The US economy has yet to recover from the impact of the 2008 housing crisis and near financial meltdown that has left millions of people still unemployed. While the employment rate has been struggling to rise, the middle class is getting even more squeezed by the rising cost of gasoline that has impacted across the country.
Consider that in 2010 there were 1.6 million filing for bankruptcy by the middle class of America, this large number was due mostly to the inability to make payments on home mortgages and education-related hardships of a financial nature. As millions of American still struggle to make their mortgage payments, one option that has emerged is loan modifications.
Loan Modifications & Refinancing
Families can go to their lenders to make loan modifications or find other lenders who may offer them refinancing to get their mortgages more in line with the monthly payments that they can make. Refinancing is essentially re-starting the loan on the property that includes what you have already paid and the current value of the home itself. However, refinancing is not an option for homes that are "underwater", a term used to describe when the home is worth less than what is owed.
In this situation, loan modifications may be the answer. The key is to go to the lender before missing any payments and explaining the situation citing the source of the financial distress. Quite often, lenders are open to loan modifications before payments are missed and can be quite agreeable to modifications that may lower the monthly rate, but still keep the total amount due intact. Such modifications are beneficial to both the borrower and the lender.
But what if loan modifications are not enough? There are existing programs that can help families find alternative solutions to paying off their mortgages.
Home Affordable Modification Program
This government sponsored program most commonly known by its acronym of HAMP has helped millions of Americans refinance their homes so that they could better make the payments. The current HAMP program is due to end in December, 2013. Aimed at middle class families, HAMP can help lower mortgage monthly payments to 31 percent of a family's monthly gross income. However, there are some qualifications in order to apply to this program.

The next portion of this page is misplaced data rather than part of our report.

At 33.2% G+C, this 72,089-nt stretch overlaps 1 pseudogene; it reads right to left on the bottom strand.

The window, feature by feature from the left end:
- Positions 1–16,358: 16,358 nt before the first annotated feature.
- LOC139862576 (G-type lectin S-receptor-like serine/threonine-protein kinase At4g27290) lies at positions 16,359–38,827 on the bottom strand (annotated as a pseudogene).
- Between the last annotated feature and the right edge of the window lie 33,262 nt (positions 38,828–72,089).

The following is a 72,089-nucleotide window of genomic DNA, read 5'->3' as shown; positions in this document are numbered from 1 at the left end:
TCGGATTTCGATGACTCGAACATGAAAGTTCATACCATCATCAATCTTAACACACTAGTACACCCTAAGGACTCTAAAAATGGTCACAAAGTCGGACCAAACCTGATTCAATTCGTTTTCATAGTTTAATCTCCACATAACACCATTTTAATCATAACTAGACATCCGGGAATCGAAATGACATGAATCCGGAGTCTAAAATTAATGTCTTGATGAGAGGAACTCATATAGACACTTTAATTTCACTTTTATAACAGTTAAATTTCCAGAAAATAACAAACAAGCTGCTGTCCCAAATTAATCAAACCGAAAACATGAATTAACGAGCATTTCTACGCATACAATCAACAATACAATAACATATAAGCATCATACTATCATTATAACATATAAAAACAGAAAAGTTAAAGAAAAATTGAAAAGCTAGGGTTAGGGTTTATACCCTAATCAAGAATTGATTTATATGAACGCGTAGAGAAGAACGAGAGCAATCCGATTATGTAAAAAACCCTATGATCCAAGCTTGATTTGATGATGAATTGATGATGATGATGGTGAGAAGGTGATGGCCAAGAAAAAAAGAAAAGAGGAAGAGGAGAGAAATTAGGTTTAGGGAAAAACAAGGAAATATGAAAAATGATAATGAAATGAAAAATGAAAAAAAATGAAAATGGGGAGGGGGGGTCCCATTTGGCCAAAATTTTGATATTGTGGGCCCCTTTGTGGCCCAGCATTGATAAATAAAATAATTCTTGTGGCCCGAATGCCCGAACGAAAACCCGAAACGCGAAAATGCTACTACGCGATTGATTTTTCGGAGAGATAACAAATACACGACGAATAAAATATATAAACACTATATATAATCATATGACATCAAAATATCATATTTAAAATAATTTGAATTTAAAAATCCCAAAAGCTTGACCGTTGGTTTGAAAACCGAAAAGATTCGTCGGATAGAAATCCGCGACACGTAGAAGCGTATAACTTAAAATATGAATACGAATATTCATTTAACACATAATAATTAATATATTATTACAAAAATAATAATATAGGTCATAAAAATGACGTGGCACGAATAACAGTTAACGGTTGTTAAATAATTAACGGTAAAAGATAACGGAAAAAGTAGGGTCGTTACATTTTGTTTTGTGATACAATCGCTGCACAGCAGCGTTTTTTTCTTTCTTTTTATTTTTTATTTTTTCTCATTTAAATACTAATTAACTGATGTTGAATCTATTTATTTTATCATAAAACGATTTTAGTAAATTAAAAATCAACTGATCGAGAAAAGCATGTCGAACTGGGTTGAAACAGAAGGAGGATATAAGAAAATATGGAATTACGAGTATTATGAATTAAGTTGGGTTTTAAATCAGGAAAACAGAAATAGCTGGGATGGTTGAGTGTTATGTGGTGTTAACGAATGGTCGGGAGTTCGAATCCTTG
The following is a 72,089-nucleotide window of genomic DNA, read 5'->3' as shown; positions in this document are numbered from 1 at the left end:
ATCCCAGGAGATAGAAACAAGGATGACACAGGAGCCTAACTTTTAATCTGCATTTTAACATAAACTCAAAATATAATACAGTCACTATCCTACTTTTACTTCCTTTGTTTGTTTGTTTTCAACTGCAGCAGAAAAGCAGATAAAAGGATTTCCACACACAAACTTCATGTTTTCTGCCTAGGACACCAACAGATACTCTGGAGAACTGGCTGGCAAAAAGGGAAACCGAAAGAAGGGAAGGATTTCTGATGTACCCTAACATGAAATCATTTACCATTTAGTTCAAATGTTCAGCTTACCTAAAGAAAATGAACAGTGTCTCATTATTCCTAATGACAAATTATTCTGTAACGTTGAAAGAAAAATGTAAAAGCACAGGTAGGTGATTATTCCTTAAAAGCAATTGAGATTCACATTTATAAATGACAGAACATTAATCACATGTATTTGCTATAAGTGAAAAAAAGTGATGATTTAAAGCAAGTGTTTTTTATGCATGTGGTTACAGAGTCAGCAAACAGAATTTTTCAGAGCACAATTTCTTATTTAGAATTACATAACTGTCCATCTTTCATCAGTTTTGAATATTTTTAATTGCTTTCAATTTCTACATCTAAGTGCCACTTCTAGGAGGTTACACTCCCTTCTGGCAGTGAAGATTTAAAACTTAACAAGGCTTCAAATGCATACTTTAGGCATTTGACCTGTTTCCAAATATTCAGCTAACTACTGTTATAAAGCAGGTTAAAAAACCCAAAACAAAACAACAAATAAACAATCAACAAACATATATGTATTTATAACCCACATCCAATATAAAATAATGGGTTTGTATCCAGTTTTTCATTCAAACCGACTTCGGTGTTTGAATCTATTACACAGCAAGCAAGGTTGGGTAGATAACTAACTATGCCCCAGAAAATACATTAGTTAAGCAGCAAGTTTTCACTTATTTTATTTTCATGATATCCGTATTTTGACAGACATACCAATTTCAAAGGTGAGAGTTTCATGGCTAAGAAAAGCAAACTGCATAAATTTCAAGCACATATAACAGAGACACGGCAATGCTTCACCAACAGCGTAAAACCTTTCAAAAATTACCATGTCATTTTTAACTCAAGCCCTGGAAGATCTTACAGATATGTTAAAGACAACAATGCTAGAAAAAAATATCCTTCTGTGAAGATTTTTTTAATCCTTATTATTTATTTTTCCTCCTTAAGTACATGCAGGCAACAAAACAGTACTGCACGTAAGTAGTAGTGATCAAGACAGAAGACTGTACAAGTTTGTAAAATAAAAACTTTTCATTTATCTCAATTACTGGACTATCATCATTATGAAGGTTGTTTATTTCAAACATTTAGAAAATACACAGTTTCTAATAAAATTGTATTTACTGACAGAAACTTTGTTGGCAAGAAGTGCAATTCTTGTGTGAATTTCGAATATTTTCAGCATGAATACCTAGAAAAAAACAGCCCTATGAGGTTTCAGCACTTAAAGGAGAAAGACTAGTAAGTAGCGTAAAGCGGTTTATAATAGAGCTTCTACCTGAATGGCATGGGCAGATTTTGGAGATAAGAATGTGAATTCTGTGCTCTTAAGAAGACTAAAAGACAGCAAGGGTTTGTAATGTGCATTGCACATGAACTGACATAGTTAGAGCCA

You must owe up to $729,750 on the property in question and you must have a specific financial hardship. If you qualify, you can submit a document known as the Request for Mortgage Assistance Form, this is an IRS Form 4506T-EX or 4506-T along with verification of your Income form to your mortgage provider in order to get the assistance needed.
You can discuss with your lender other solutions such as forbearance which is often used in temporary situations where you skip two or three payments, then make it up on the back end of the loan. You can also investigate other government programs that may allow assistance to your current mortgage situation.
In any case, it is important to act quickly once you realize that paying your mortgage will become difficult. By acting sooner rather than later, you open yourself up to more opportunities to resolve the issue in your favor.
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